The speed of development, versatility and efficacy of mRNA-based vaccines have been amply demonstrated in the case of SARS-CoV-2. DNA vaccines represent an important alternative since they induce both humoral and cellular immune responses in animal models and in human trials. We tested the immunogenicity and protective efficacy of DNA-based vaccine regimens expressing different prefusion-stabilized Wuhan-Hu-1 SARS-CoV-2 Spike antigens upon intramuscular injection followed by electroporation in rhesus macaques. Different Spike DNA vaccine regimens induced antibodies that potently neutralized SARS-CoV-2 in vitro and elicited robust T cell responses. The antibodies recognized and potently neutralized a panel of different Spike variants including Alpha, Delta, Epsilon, Eta and A.23.1, but to a lesser extent Beta and Gamma. The DNA-only vaccine regimens were compared to a regimen that included co-immunization of Spike DNA and protein in the same anatomical site, the latter of which showed significant higher antibody responses. All vaccine regimens led to control of SARS-CoV-2 intranasal/intratracheal challenge and absence of virus dissemination to the lower respiratory tract. Vaccine-induced binding and neutralizing antibody titers and antibody-dependent cellular phagocytosis inversely correlated with transient virus levels in the nasal mucosa. Importantly, the Spike DNA+Protein co-immunization regimen induced the highest binding and neutralizing antibodies and showed the strongest control against SARS-CoV-2 challenge in rhesus macaques.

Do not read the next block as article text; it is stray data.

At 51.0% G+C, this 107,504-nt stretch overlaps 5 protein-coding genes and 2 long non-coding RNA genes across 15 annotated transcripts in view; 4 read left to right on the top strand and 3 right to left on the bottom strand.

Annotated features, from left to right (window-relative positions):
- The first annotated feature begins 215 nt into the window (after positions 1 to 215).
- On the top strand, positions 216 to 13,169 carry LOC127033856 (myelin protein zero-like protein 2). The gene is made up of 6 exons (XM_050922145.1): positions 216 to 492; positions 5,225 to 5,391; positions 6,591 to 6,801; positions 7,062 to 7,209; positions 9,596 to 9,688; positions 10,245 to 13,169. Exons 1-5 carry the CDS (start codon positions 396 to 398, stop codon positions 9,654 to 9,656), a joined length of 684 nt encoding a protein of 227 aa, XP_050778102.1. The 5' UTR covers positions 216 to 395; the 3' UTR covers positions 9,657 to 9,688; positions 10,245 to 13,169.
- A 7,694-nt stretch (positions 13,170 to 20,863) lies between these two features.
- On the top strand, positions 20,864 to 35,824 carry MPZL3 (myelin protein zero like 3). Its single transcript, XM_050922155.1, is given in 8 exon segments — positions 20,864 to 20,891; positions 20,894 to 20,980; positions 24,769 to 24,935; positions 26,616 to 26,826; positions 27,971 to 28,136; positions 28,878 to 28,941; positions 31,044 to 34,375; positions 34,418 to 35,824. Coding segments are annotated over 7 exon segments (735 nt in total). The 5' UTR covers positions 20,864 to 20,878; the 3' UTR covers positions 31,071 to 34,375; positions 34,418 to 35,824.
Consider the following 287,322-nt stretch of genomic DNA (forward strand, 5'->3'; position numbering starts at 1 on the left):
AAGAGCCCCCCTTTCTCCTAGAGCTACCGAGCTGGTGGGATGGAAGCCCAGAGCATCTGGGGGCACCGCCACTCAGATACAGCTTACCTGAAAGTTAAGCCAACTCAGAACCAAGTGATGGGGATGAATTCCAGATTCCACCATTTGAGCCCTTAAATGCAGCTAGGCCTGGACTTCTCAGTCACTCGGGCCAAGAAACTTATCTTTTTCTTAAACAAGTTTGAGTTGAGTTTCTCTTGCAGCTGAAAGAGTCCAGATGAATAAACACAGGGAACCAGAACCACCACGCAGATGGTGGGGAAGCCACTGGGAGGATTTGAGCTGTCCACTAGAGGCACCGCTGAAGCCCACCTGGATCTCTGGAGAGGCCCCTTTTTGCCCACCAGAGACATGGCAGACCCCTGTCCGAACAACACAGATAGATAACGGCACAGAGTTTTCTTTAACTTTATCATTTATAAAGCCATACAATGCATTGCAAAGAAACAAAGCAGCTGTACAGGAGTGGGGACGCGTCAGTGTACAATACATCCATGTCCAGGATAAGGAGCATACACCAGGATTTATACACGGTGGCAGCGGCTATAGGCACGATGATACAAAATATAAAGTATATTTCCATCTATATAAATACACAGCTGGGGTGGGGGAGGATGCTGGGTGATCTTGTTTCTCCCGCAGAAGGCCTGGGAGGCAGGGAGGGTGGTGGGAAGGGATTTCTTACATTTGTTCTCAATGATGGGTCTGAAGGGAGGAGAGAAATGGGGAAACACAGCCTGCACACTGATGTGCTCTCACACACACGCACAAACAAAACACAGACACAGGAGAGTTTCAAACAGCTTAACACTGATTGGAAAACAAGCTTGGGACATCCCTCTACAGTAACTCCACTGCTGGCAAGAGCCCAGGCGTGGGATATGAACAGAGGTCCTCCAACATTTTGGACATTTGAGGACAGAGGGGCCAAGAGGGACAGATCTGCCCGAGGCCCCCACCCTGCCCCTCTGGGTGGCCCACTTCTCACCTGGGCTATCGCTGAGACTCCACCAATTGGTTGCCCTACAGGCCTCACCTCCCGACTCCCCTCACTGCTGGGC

Subject(s)
Macaca mulatta , SARS-CoV-2/immunology , Spike Glycoprotein, Coronavirus/genetics , Spike Glycoprotein, Coronavirus/immunology , Vaccines, DNA , Animals , COVID-19/immunology , COVID-19/therapy , Cohort Studies , DNA, Viral/immunology , Disease Models, Animal , Female , Immunization, Passive , Leukocytes, Mononuclear/immunology , Mice , RNA, Messenger/analysis , SARS-CoV-2/genetics , T-Lymphocytes/immunology , Vaccines, DNA/administration & dosage , Vaccines, DNA/immunology